Friday, July 17, 2009 - Vilankulo - added by Roxy

Unfortunately Nature has its eccentricities, and what should have been a couple weeks spent in paradise was rather the never ending search for the sun! Apparently we had brought the bad weather with us, so found ourselves spending inordinate amounts of time huddled indoors gazing longingly out the window, dreaming of sunny skies and good surf. We knew this had the potential to be paradise, so were willing to wait it out, but after two weeks we came to the conclusion that at some point we were going to have to move north. Luckily the skies did eventually clear, so we were able to take advantage of paradise, getting in some snorkelling with Whale Sharks, diving with Manta Rays, and some barely noticeable improvements to our surfing technique.

Even bad weather can't but a dampener on everything though, and our time in Tofo was made special by some super people. Three people in particular made it great fun, oddly these are three people we had met in Nelspruit in South Africa only a few weeks before. Hailey and Jazz, thanks a mil for showing us around your beautiful town, taking us into your home and making us feel so welcome. Thanks too for the awesome local food, hooking us up with the diving, and for so many great laughs. We also spent some time with an American traveller called John who is on a backpacking mission to visit every country in Africa! We met John a number of times at the internet cafe (I'm not sure that you can call it that actually, as the internet never worked... but don't dare complain about this to the proprietors, they don't take kindly to that... they do take kindly to your cash though!) and exchanged tales of our travels. One afternoon John was regaling us with a description of an awful Mozambican wine he had found in the market, it was so vile that after a single sip he just couldn't bring himself to continue. This foul liquid, combined with the fact that the wine comes in a round plastic bottle, was then christened the 'wine grenade'. A few days later we'd invited a few people to come and join us on the beach for a prawn potjie. Much to our amusement, John, being the ardent backpacker he was, clearly couldn't bring himself to throw the wine grenade away, so rather brought it along, presenting it to us with a reverence better reserved for a '68 French Bordeaux. Luckily he had also brought along a better offering, so we let him get away with it. Duly our guests arrived, the evening wore on and we had a fantastic party on the beach.

There was one uninvited local character who joined the party (we thought he was a friend of Jazz's, Jazz thought he was a friend of ours) and proceeded to have the time of his life, taking one of the best chairs (forcing one of the others to make a chair out of sand), eating the potjie and quaffing our booze. Over time it became clear he was an interloper, so Steve thought it pertinent to pass on the wine grenade. He surprised us all by downing the entire wine grenade with some relish! Soon the effects of the grenade took hold, and he made himself very useful, spending a great part of the remainder of the evening climbing trees to collect wood for the fire, almost killing himself in the process. The fire raged on though, so thanks whoever you were!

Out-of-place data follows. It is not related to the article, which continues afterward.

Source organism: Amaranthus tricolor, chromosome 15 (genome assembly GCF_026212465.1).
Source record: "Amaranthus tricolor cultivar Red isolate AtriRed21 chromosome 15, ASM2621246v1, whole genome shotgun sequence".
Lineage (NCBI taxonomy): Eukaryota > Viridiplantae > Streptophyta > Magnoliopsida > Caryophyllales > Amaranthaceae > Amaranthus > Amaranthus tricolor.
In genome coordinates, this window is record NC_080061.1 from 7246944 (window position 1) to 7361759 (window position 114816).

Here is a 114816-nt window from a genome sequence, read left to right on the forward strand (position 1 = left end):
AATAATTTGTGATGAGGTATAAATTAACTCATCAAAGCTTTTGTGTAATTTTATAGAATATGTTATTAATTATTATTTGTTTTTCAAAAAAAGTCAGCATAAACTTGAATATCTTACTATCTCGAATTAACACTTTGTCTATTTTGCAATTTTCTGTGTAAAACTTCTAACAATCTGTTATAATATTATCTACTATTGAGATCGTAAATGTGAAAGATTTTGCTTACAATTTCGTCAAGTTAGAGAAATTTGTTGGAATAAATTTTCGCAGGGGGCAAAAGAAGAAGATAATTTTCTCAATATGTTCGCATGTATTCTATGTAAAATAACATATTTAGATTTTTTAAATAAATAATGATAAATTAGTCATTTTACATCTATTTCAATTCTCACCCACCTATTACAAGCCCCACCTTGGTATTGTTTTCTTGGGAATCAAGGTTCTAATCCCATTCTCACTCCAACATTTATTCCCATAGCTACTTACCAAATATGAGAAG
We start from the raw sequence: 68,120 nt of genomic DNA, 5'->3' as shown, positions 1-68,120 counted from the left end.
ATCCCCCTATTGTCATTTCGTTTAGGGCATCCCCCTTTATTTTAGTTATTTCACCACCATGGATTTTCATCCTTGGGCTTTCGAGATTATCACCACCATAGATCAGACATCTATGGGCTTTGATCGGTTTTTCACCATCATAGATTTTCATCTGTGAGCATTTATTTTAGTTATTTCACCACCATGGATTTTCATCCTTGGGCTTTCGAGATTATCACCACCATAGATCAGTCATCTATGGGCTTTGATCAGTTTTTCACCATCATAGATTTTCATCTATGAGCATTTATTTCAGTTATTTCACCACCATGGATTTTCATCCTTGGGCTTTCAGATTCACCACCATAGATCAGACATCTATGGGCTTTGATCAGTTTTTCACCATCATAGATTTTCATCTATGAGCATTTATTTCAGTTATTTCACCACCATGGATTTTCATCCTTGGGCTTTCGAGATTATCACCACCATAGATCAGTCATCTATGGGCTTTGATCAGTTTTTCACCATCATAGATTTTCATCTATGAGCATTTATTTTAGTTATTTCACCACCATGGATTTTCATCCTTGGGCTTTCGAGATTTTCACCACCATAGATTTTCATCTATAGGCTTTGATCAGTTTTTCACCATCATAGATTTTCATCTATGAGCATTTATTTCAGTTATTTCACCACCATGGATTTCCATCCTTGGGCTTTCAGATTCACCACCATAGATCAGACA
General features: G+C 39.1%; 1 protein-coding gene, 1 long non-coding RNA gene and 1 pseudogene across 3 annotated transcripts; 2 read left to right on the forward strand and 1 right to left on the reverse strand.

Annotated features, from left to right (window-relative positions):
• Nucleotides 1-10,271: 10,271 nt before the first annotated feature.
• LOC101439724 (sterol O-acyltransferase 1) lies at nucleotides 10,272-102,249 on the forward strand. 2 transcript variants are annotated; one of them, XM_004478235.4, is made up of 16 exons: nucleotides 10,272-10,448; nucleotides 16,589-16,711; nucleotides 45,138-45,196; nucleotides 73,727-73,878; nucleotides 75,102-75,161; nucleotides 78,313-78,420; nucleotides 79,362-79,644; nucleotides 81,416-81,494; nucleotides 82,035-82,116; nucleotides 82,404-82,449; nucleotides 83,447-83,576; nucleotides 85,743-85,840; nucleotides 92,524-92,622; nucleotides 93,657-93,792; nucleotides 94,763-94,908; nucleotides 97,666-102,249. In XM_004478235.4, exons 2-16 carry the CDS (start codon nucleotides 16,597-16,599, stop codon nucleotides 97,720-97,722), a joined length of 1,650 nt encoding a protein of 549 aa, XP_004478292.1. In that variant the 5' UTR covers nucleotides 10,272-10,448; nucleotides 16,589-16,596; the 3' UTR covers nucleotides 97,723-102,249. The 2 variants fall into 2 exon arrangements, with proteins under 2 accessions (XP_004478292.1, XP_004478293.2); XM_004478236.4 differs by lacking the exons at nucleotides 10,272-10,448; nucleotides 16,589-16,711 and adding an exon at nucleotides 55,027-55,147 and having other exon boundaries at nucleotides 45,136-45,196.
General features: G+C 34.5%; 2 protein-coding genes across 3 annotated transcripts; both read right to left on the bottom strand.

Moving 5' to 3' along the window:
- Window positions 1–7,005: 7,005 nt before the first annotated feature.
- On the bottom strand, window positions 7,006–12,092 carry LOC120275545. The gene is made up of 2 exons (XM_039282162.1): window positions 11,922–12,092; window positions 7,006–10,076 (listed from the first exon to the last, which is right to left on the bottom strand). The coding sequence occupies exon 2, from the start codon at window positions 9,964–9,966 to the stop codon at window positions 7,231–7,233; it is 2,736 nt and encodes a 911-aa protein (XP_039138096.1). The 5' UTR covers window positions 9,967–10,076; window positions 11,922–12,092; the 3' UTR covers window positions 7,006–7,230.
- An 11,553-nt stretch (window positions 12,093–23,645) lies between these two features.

We bade farewell to Tofo and headed for Vilankulo, the next beach paradise north. Time and again we are pleasantly warmed by the friendliness of strangers we meet on our travels. On our way up the coast we stopped to fill up with diesel and met a South African guy called David at the pump. Barely three words were exchanged before David had invited us to come and stay at the lodge he's in the process of building. It is these unexpected chance offerings that make a trip like ours so interesting, offering new experiences off the beaten track. We spent a fantastic evening with Dave and Anne, who have a huge beach-front property literally smothered in palm trees and with sublime views. Unfortunately family planning went slightly awry, and the arrival of their baby boy three months ago means they will not be able to finish the lodge, and are now looking to sell it on. Anyone looking for a half-finished lodge with 750m of beach-front in paradise, let me know and I'll put you in touch!